Chart 4: The effect of elevation on temperature (August) (Click to Enlarge)


Chart 5: The effect of elevation on vegetation coverage (%) (Click to enlarge)


Chart 6: The main species found in each Merriam's Life Zone (Click to enlarge)


The site at the lowest elevation range had the fewest plant species, without any trees. This is explained by the very little rainfall and average daytime temperatures higher than 90°F, which make the environment a very difficult and challenging place in which to survive. Indeed, the landscape at 1,749 feet is a desert, with few plants and mostly sand as the soil type. Another trend I found from my results is that as elevation increases, the percentage of plant coverage also increases, with species other than trees contributing the most. The bar graph shows this trend clearly. This pattern could be explained by leaf size, as the larger and broader leaves of many species were found in higher elevation zones, whereas the smaller and thinner leaves were found mainly at lower elevations.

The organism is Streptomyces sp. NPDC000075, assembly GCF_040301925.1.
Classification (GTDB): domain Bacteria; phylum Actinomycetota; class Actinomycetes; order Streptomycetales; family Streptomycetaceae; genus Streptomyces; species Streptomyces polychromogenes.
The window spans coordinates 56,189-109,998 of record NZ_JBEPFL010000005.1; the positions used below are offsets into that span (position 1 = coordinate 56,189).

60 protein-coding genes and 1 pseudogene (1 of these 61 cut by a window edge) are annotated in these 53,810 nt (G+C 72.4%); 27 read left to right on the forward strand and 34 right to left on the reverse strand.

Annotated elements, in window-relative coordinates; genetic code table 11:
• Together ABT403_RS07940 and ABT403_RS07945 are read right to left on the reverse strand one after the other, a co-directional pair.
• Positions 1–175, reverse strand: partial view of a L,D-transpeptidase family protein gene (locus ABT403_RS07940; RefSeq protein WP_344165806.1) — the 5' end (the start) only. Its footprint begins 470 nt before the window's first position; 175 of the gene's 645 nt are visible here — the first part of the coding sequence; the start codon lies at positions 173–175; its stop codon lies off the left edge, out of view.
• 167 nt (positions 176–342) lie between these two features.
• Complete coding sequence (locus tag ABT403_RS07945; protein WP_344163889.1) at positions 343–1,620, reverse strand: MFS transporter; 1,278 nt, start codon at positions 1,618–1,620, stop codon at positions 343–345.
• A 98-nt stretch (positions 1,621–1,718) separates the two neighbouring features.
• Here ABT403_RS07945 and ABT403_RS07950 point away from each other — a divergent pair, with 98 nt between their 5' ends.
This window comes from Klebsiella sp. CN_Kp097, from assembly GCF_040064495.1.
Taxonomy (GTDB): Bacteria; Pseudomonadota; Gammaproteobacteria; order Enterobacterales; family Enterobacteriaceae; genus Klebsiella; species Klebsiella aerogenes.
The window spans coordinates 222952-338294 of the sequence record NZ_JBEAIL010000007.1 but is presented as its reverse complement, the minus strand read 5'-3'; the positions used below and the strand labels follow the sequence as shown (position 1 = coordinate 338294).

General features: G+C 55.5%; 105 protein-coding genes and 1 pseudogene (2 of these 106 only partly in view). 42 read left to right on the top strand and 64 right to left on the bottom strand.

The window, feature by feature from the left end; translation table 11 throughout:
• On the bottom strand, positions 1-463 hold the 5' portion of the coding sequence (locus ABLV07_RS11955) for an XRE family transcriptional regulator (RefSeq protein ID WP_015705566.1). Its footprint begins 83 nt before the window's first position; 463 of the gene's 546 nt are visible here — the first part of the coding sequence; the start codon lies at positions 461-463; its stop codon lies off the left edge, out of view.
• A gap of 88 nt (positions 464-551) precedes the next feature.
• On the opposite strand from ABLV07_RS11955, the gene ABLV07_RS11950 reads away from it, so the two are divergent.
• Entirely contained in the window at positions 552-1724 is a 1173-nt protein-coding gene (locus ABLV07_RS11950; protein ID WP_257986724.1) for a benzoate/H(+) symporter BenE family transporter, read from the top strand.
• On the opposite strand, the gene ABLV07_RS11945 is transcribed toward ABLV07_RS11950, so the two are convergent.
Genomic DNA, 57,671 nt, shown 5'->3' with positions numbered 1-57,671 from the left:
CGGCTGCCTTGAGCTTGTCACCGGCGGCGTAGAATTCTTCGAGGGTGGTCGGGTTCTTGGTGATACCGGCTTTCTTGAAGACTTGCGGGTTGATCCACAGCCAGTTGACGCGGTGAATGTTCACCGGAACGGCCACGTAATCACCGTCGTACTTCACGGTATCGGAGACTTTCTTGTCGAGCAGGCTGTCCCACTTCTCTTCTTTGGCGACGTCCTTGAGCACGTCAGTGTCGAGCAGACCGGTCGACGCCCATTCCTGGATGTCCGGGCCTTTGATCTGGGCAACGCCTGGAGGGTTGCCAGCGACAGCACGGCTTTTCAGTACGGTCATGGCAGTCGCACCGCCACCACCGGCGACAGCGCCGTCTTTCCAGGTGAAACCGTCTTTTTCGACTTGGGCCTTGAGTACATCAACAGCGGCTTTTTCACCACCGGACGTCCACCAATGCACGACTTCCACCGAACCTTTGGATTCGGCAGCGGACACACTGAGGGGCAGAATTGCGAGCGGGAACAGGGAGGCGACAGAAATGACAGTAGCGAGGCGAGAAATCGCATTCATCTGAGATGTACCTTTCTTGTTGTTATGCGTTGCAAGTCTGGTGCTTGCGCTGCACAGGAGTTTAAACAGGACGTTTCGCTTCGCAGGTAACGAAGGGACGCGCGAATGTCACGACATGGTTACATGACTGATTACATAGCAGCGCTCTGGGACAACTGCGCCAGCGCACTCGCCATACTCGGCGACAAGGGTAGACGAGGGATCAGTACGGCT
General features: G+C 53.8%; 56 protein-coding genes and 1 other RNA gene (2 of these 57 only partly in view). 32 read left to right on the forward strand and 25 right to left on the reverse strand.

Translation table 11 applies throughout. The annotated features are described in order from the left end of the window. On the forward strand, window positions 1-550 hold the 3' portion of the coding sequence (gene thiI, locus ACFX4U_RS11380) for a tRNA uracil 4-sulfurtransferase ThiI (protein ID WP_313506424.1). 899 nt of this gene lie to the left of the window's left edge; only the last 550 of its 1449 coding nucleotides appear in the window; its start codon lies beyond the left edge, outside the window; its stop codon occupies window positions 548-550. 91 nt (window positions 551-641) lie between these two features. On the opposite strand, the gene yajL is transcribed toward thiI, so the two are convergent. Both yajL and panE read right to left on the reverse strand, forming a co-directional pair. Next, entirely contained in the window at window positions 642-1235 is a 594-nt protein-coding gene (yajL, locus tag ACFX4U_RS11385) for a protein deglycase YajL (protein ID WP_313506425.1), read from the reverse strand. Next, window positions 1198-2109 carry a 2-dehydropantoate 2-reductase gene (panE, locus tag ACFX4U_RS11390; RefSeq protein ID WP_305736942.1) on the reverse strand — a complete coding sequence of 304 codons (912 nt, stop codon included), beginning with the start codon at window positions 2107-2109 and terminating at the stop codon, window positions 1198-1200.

The vegetation types in the different elevation zones have been studied by many researchers. In 1890, C. Hart Merriam developed the "life zones" concept, based on his studies in the San Francisco Peaks region of Arizona. Modern ecologists still consider his life zones as the major biomes of North America. The defining species of each elevation range in my research matched up quite well with that of Merriam (1890). The chart shows the dominant species I found, combined with the data from Merriam's life zones.

White bursage (Ambrosia dumosa) dominated the desert landscape.

White bursage (Ambrosia dumosa) dominated the desert landscape.


 

Conclusion